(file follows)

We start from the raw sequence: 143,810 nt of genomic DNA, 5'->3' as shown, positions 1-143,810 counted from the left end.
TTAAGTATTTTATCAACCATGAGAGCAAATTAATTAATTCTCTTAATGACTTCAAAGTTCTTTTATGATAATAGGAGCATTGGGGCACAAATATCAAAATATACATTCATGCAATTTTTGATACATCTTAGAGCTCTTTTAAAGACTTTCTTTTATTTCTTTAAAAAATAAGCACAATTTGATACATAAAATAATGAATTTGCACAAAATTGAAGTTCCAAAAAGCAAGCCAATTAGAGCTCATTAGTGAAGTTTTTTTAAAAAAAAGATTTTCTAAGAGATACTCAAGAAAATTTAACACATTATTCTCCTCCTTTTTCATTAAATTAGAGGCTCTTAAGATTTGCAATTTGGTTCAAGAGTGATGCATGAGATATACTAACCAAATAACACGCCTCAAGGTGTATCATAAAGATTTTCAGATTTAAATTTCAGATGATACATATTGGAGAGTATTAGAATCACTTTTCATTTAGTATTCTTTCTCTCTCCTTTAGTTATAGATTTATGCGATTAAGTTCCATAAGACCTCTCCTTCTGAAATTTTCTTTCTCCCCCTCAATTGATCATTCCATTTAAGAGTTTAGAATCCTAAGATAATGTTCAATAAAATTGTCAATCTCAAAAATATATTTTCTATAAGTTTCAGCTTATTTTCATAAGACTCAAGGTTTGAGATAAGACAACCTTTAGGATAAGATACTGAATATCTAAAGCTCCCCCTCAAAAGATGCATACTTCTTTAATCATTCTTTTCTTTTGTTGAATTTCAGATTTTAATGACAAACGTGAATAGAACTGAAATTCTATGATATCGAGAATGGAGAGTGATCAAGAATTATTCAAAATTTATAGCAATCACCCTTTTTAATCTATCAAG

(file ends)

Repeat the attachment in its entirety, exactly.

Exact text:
We start from the raw sequence: 143,810 nt of genomic DNA, 5'->3' as shown, positions 1-143,810 counted from the left end.
TTAAGTATTTTATCAACCATGAGAGCAAATTAATTAATTCTCTTAATGACTTCAAAGTTCTTTTATGATAATAGGAGCATTGGGGCACAAATATCAAAATATACATTCATGCAATTTTTGATACATCTTAGAGCTCTTTTAAAGACTTTCTTTTATTTCTTTAAAAAATAAGCACAATTTGATACATAAAATAATGAATTTGCACAAAATTGAAGTTCCAAAAAGCAAGCCAATTAGAGCTCATTAGTGAAGTTTTTTTAAAAAAAAGATTTTCTAAGAGATACTCAAGAAAATTTAACACATTATTCTCCTCCTTTTTCATTAAATTAGAGGCTCTTAAGATTTGCAATTTGGTTCAAGAGTGATGCATGAGATATACTAACCAAATAACACGCCTCAAGGTGTATCATAAAGATTTTCAGATTTAAATTTCAGATGATACATATTGGAGAGTATTAGAATCACTTTTCATTTAGTATTCTTTCTCTCTCCTTTAGTTATAGATTTATGCGATTAAGTTCCATAAGACCTCTCCTTCTGAAATTTTCTTTCTCCCCCTCAATTGATCATTCCATTTAAGAGTTTAGAATCCTAAGATAATGTTCAATAAAATTGTCAATCTCAAAAATATATTTTCTATAAGTTTCAGCTTATTTTCATAAGACTCAAGGTTTGAGATAAGACAACCTTTAGGATAAGATACTGAATATCTAAAGCTCCCCCTCAAAAGATGCATACTTCTTTAATCATTCTTTTCTTTTGTTGAATTTCAGATTTTAATGACAAACGTGAATAGAACTGAAATTCTATGATATCGAGAATGGAGAGTGATCAAGAATTATTCAAAATTTATAGCAATCACCCTTTTTAATCTATCAAG